Soaring prices, fuel shortages and gang warfare are getting worse and worse in Port-au-Prince, threatening humanitarian aid, which is crucial for the inhabitants. “At least 89 people have been murdered and 16 others are missing” in one week in gang clashes in Haiti’s capital Port-au-Prince, the National Human Rights Defense Network said in a statement. The partial assessment of this violence also reports “74 wounded by gunshot or stabbing”, he adds.
Since Thursday, bursts of automatic weapons have been crackling all day long in Cité Soleil, the most disadvantaged and densely populated municipality in the metropolitan area: two factions of gangs clash there without the police, in lack of men and equipment, intervene.
Along the corridors of slums that have formed in the capital for forty years, thousands of families have no choice but to hide in their homes, without being able to get water and food. Some residents are victims of stray bullets even inside their modest housing, made of simple sheet metal, but ambulances are not allowed to circulate freely in the area to help the injured.
“We call on all belligerents to allow the passage of aid to Brooklyn [name of the district of Cité Soleil where the violence is concentrated] and to spare civilians,” urged Mumuza Muhindo, head of mission of Doctors Without Borders, on Wednesday.
Hampered in its operations to evacuate victims, the humanitarian organization has nevertheless operated on around fifteen injured people per day on average since Friday, in its hospital located near Cité Soleil. “Along the only road to Brooklyn, we encountered rotting or burnt corpses,” Mumuza Muhindo added. These may be people killed in the clashes or trying to flee and who have been shot. It’s a real battlefield. »
Gang warfare, kidnappings
These deadly clashes between gangs affect all activities across the capital, because it is in Cité Soleil that the oil terminal that supplies Port-au-Prince and all of northern Haiti is located. Across the capital, service stations no longer distribute a drop of fuel, drastically driving up prices on the black market. Angry at this situation, motorcycle taxi drivers erected a number of barricades on Wednesday across the main roads of Port-au-Prince.
Faced with this spontaneous movement, only short trips by motorcycle in the neighborhoods were possible. Subject to such hazards, the inhabitants of the capital struggle to organize their daily activities, already hampered by the risk of kidnapping.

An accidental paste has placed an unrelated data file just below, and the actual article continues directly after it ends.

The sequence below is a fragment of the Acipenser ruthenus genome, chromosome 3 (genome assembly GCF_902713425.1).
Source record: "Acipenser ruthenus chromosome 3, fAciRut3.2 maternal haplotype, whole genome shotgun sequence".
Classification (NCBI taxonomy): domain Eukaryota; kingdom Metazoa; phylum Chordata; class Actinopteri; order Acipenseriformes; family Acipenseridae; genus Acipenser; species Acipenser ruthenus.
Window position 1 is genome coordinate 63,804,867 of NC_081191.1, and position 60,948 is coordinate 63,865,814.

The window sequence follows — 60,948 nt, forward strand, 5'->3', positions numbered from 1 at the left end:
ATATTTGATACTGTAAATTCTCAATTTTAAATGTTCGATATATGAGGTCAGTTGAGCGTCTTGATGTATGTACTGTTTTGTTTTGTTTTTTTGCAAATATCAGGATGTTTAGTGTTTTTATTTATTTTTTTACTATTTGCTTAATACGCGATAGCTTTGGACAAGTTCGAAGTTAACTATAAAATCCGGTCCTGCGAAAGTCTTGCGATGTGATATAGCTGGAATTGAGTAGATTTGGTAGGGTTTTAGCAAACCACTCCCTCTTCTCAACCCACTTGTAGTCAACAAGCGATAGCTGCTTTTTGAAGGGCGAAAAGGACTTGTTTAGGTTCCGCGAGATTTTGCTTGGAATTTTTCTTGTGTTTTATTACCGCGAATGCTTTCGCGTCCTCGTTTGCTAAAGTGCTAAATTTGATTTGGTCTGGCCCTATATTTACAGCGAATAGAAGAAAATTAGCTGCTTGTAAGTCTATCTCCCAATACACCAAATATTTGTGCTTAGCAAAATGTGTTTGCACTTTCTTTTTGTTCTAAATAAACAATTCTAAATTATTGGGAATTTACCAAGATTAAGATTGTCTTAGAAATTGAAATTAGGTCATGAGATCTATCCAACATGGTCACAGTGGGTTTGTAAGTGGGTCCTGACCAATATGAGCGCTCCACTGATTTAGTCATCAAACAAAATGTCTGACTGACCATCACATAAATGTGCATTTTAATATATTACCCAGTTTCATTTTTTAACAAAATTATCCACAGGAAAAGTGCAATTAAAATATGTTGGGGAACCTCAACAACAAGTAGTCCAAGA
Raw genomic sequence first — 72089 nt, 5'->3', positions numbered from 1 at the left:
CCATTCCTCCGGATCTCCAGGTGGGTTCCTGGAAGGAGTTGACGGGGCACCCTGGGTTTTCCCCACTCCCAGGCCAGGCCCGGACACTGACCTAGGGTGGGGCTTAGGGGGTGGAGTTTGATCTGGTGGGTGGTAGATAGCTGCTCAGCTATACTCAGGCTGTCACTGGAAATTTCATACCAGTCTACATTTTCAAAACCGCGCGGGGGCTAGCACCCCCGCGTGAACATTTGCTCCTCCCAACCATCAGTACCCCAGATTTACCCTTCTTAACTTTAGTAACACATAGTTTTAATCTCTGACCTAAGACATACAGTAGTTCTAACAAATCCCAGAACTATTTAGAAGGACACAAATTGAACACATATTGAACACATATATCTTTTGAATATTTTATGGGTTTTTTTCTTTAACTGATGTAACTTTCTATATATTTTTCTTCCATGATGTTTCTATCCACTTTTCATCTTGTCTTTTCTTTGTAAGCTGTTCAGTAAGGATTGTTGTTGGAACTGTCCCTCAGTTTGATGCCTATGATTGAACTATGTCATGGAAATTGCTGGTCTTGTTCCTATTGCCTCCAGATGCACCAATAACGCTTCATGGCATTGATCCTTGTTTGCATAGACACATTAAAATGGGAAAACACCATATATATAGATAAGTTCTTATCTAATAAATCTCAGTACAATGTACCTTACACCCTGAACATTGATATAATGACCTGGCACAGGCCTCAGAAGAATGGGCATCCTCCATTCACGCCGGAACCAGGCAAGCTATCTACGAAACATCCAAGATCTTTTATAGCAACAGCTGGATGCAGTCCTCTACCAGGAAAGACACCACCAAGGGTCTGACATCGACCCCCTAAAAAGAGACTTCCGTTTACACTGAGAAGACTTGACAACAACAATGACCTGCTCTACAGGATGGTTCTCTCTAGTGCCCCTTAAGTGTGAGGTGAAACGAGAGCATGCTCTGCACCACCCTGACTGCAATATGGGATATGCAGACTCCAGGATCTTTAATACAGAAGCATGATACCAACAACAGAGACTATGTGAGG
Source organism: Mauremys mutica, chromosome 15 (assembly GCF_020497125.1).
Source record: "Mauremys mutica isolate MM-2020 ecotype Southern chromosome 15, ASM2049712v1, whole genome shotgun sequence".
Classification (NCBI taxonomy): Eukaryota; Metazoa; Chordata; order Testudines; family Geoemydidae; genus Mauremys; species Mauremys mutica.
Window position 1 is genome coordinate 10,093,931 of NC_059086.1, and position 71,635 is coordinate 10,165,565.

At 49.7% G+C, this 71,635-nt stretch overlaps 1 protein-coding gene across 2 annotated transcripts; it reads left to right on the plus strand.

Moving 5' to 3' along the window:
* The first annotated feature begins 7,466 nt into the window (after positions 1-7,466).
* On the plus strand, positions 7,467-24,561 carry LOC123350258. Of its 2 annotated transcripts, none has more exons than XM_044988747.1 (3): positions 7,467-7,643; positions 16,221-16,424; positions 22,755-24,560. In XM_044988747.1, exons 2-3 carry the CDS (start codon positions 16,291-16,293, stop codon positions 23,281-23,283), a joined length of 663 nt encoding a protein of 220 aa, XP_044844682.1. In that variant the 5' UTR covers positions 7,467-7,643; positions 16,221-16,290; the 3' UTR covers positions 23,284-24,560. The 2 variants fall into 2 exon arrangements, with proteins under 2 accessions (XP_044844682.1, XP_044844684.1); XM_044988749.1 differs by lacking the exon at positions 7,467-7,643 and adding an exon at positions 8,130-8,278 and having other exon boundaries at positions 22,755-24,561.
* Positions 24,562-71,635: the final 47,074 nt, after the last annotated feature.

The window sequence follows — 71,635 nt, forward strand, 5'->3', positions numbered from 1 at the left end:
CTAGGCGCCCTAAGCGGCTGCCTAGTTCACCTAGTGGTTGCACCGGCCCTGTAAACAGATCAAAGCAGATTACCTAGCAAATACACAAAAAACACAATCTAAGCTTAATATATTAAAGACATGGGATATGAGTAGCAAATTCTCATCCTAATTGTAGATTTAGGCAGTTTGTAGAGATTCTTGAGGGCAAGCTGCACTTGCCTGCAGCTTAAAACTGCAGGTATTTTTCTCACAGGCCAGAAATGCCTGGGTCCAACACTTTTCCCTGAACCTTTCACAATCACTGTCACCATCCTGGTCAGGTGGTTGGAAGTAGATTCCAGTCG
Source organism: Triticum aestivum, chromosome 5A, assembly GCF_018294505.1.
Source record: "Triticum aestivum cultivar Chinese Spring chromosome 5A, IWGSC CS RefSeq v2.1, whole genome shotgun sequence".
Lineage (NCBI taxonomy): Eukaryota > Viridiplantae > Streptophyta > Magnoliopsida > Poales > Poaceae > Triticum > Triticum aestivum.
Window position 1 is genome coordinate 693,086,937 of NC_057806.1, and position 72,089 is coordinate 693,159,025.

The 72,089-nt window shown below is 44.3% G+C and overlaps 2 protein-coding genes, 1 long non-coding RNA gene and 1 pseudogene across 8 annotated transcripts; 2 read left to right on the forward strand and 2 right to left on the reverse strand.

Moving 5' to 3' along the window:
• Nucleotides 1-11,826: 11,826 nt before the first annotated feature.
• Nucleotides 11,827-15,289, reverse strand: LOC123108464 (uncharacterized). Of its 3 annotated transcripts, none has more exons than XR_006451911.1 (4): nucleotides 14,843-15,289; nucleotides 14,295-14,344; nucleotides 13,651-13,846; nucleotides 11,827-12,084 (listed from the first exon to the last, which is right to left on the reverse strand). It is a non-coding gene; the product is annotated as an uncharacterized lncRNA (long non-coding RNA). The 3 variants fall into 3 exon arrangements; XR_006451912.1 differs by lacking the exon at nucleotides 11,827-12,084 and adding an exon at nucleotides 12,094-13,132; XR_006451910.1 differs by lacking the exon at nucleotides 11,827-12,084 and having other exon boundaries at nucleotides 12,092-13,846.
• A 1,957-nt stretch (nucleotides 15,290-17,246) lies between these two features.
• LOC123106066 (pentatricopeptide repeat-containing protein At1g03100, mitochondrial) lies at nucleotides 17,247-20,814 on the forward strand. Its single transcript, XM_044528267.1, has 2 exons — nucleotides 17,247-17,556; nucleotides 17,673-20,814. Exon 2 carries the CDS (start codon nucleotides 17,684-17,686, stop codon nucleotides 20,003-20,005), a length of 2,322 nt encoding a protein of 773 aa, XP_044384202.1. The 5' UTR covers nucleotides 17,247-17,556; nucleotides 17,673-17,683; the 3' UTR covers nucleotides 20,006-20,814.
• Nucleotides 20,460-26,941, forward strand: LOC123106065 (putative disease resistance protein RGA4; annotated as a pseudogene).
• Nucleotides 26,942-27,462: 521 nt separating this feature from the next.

For more than two years, gangs have multiplied villainous kidnappings in the city, kidnapping people of all socio-economic origins and all nationalities.
Enjoying widespread impunity, the criminal gangs have amplified their actions over the weeks: at least 155 kidnappings were committed in June, against 118 in May, reported in its latest report, published on Wednesday, the Center for Analysis and Research in Human Rights, a Haitian organization with consultative status with the Economic and Social Council of the United Nations.
The temptation to emigrate
Many Haitians who can flee to the Dominican Republic or the United States. Many, having neither economic means nor visa, risk their lives by boarding makeshift boats, hoping to reach Florida. Many end up on the Cuban or Bahamian coasts, or are stopped at sea by the American Coast Guard.
More than 1,200 irregular migrants were returned to Haiti in June alone, according to statistics from the National Migration Office. On their return, they find their difficulties to survive, gleaning small informal jobs, in a country where annual inflation has been more than 20% for three years already. Faced with the consequences of the war in Ukraine on the world economy, this rate could exceed 30% by the end of the year, warn economists.
To bypass the outlying areas of Port-au-Prince, in the hands of gangs, the UN agency uses airways and sea routes to send aid to the south and north of the country. Nearly half of the 11 million Haitians are already food insecure. Among them, 1.3 million are facing a humanitarian emergency before the stage of famine, according to the classification of the World Food Programme.